Ask for their email address and use it.  Send them notice of sales or new merchandise arrivals with a brief point about what buy local means to the community.  If you need help, read our article titled The Benefits of Buying Locally.

Keep in mind, if your customers cannot distinguish a difference between your product and that of a chain/discount store, money will be the deciding factor nearly every time and let's face it, the bigger stores get bigger breaks.  So be prepared to explain about your services, the quality of your merchandise, or, if applicable, the uniqueness of your goods.  It is imperative that you also educate your customers on the value of doing business with you.  This does not mean lecture! This is about understanding both your customer and your products.  Know your customer. 

Things you might point out are the difference the quality of the goods will show after dry-cleaning/laundering several times.  Currently, it is popular with a certain group of shoppers to buy American made.  If you sell American-made items, be sure to let your customers know.  If your American-made items are locally produced, be sure to feature that manufacturer/designer in some way.  This could be in a newsletter or a social media page.  Each of these adds value to your merchandise.

When Small Business Saturday is past, keep your name before your new customers with newsletters, notices of sales, or social media postings.  If you want to use American Express's recipe for success, here's the formula: 

  1. Find a local charity to support.  We all love American Heart Association or the Cancer Society, but those aren't local.  Support your local food pantry, your firefighters, or police.  To increase appeal, avoid charities associated with elections.

  2. Call your local news crews to let them know the plan.  Are you having a drive for canned goods with a 1000 can goal?  Are you collecting coats for the local homeless shelter?  Then let the local journalists get the word out to help make this a success.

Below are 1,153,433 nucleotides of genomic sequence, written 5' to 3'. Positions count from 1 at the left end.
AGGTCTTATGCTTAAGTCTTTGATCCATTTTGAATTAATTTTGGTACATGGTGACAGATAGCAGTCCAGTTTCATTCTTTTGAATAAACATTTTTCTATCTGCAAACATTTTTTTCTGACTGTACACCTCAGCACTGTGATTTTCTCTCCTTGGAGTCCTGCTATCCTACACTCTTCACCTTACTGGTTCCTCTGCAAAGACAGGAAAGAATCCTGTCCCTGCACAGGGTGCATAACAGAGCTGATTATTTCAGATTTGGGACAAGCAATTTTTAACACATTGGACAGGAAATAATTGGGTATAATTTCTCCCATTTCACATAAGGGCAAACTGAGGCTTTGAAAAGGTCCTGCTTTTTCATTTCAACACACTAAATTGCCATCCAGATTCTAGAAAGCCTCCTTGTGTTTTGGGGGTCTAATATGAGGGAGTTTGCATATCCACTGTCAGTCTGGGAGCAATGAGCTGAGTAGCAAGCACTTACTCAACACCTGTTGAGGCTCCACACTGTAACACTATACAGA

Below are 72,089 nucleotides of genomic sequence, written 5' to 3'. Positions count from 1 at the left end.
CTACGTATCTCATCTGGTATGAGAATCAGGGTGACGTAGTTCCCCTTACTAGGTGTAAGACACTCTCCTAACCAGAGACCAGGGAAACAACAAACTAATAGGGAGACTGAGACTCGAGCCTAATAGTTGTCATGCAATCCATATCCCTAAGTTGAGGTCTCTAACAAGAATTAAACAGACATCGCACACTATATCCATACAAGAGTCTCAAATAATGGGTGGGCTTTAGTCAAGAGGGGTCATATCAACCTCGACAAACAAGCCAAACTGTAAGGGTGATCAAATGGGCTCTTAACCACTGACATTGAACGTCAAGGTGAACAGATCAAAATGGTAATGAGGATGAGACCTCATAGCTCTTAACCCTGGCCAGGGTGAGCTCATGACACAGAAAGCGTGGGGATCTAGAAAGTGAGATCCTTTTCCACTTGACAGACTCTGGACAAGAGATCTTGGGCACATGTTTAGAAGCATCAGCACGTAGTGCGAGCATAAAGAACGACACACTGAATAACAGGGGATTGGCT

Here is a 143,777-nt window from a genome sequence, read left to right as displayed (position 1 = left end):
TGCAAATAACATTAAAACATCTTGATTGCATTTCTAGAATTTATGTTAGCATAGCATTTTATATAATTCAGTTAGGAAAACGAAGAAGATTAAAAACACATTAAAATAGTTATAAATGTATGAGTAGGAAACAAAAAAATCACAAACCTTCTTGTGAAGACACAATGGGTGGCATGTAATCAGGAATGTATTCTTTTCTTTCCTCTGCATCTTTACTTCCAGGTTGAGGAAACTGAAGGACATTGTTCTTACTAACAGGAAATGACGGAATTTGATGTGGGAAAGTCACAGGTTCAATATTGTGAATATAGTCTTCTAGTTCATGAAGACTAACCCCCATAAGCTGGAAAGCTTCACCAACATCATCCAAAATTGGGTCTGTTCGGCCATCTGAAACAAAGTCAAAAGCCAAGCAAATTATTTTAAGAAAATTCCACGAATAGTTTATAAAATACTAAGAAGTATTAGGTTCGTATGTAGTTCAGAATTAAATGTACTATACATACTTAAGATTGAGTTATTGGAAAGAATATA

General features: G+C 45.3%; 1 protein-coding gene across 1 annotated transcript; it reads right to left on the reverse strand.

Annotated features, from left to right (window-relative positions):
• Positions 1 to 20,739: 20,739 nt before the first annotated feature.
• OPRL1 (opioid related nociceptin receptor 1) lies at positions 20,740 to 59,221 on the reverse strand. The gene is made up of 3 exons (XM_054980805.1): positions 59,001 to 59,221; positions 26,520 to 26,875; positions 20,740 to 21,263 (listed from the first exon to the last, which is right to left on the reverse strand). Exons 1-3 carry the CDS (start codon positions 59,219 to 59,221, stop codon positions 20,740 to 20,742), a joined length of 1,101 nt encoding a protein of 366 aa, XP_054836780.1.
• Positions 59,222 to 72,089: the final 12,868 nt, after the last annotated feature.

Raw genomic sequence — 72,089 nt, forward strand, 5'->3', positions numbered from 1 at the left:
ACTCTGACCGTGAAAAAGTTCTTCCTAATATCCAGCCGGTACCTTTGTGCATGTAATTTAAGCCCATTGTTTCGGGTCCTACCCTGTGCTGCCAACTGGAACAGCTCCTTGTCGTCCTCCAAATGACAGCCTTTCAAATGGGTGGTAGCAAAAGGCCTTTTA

3. Talk about it all year through.  Mention your success and talk about the plans for next year.  Use social media.  The nice thing about social media is that you don't have to say much . . . just say something.

If that doesn't appeal (reminder, it's a plan that has been tested for multiple years and preforms better each year) you can always do a local promotion.  Join with another (or a small group of other) locally owned, independent businesses that compliment each other but do not compete.  An idea might be Carol's Flower Shop, Alessandro's Fine Italian Restaurant, Tom's Menswear, and the local live theater offering a special package for an evening out or a percentage of the proceeds going to a local charity.  Each of the businesses benefit from new customers and the customer(s) get a fine evening out.

If your Chamber of Commerce isn't doing the work, then you do it.  You live there and know who needs help so offer some help.  Get some commitments from other local business owners.  Ask "Brett's" Office Supply to print some circulars.  Put them in the bag of each purchase for a month and pass them out to your customers.  Plan on a small start and then run with success.

Teach by example before you teach with words, but, by all means do both!